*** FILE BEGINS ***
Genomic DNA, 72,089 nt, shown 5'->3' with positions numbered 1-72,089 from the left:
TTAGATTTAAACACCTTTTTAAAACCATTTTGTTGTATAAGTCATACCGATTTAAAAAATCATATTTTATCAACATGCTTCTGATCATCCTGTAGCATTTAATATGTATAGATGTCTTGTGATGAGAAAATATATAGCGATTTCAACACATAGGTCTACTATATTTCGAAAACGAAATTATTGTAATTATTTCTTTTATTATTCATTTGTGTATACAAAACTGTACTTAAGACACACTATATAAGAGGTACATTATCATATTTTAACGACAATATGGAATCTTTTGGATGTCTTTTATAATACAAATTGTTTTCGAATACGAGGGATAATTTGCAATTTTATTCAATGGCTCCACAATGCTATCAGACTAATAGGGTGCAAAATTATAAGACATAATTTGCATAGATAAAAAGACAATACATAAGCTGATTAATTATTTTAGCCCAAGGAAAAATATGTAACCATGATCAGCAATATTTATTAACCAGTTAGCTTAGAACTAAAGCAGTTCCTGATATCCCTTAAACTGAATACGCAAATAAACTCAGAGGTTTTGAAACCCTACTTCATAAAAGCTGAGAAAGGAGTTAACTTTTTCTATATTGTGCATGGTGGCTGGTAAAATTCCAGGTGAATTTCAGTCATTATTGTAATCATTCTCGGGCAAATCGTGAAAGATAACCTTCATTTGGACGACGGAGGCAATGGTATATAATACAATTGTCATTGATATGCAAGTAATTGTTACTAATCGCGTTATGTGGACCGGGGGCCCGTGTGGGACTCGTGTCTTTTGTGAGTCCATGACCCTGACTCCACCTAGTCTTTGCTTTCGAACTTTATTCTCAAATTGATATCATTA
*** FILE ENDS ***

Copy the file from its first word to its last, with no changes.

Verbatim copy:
Genomic DNA, 72,089 nt, shown 5'->3' with positions numbered 1-72,089 from the left:
TTAGATTTAAACACCTTTTTAAAACCATTTTGTTGTATAAGTCATACCGATTTAAAAAATCATATTTTATCAACATGCTTCTGATCATCCTGTAGCATTTAATATGTATAGATGTCTTGTGATGAGAAAATATATAGCGATTTCAACACATAGGTCTACTATATTTCGAAAACGAAATTATTGTAATTATTTCTTTTATTATTCATTTGTGTATACAAAACTGTACTTAAGACACACTATATAAGAGGTACATTATCATATTTTAACGACAATATGGAATCTTTTGGATGTCTTTTATAATACAAATTGTTTTCGAATACGAGGGATAATTTGCAATTTTATTCAATGGCTCCACAATGCTATCAGACTAATAGGGTGCAAAATTATAAGACATAATTTGCATAGATAAAAAGACAATACATAAGCTGATTAATTATTTTAGCCCAAGGAAAAATATGTAACCATGATCAGCAATATTTATTAACCAGTTAGCTTAGAACTAAAGCAGTTCCTGATATCCCTTAAACTGAATACGCAAATAAACTCAGAGGTTTTGAAACCCTACTTCATAAAAGCTGAGAAAGGAGTTAACTTTTTCTATATTGTGCATGGTGGCTGGTAAAATTCCAGGTGAATTTCAGTCATTATTGTAATCATTCTCGGGCAAATCGTGAAAGATAACCTTCATTTGGACGACGGAGGCAATGGTATATAATACAATTGTCATTGATATGCAAGTAATTGTTACTAATCGCGTTATGTGGACCGGGGGCCCGTGTGGGACTCGTGTCTTTTGTGAGTCCATGACCCTGACTCCACCTAGTCTTTGCTTTCGAACTTTATTCTCAAATTGATATCATTA